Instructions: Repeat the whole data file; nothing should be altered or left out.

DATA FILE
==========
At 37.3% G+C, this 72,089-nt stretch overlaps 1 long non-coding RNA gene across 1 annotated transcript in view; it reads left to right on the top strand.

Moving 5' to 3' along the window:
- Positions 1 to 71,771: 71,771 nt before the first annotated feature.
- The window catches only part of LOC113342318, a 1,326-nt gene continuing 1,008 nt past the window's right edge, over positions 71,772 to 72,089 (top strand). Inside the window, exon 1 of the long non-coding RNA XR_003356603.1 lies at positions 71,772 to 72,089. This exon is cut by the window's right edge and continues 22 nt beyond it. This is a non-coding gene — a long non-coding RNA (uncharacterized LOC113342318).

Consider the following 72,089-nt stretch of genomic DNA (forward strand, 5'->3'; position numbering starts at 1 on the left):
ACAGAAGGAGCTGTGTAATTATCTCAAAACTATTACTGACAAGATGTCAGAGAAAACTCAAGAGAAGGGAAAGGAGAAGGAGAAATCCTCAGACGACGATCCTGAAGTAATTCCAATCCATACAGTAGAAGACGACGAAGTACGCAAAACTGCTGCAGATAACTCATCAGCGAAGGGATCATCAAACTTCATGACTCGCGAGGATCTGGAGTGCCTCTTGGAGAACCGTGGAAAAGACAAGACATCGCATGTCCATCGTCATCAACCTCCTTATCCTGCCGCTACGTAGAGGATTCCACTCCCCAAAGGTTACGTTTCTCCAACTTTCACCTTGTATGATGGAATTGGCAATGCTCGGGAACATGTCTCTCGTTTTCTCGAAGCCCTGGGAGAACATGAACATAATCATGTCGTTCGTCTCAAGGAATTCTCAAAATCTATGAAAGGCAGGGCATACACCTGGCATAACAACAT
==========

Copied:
At 37.3% G+C, this 72,089-nt stretch overlaps 1 long non-coding RNA gene across 1 annotated transcript in view; it reads left to right on the top strand.

Moving 5' to 3' along the window:
- Positions 1 to 71,771: 71,771 nt before the first annotated feature.
- The window catches only part of LOC113342318, a 1,326-nt gene continuing 1,008 nt past the window's right edge, over positions 71,772 to 72,089 (top strand). Inside the window, exon 1 of the long non-coding RNA XR_003356603.1 lies at positions 71,772 to 72,089. This exon is cut by the window's right edge and continues 22 nt beyond it. This is a non-coding gene — a long non-coding RNA (uncharacterized LOC113342318).

Consider the following 72,089-nt stretch of genomic DNA (forward strand, 5'->3'; position numbering starts at 1 on the left):
ACAGAAGGAGCTGTGTAATTATCTCAAAACTATTACTGACAAGATGTCAGAGAAAACTCAAGAGAAGGGAAAGGAGAAGGAGAAATCCTCAGACGACGATCCTGAAGTAATTCCAATCCATACAGTAGAAGACGACGAAGTACGCAAAACTGCTGCAGATAACTCATCAGCGAAGGGATCATCAAACTTCATGACTCGCGAGGATCTGGAGTGCCTCTTGGAGAACCGTGGAAAAGACAAGACATCGCATGTCCATCGTCATCAACCTCCTTATCCTGCCGCTACGTAGAGGATTCCACTCCCCAAAGGTTACGTTTCTCCAACTTTCACCTTGTATGATGGAATTGGCAATGCTCGGGAACATGTCTCTCGTTTTCTCGAAGCCCTGGGAGAACATGAACATAATCATGTCGTTCGTCTCAAGGAATTCTCAAAATCTATGAAAGGCAGGGCATACACCTGGCATAACAACAT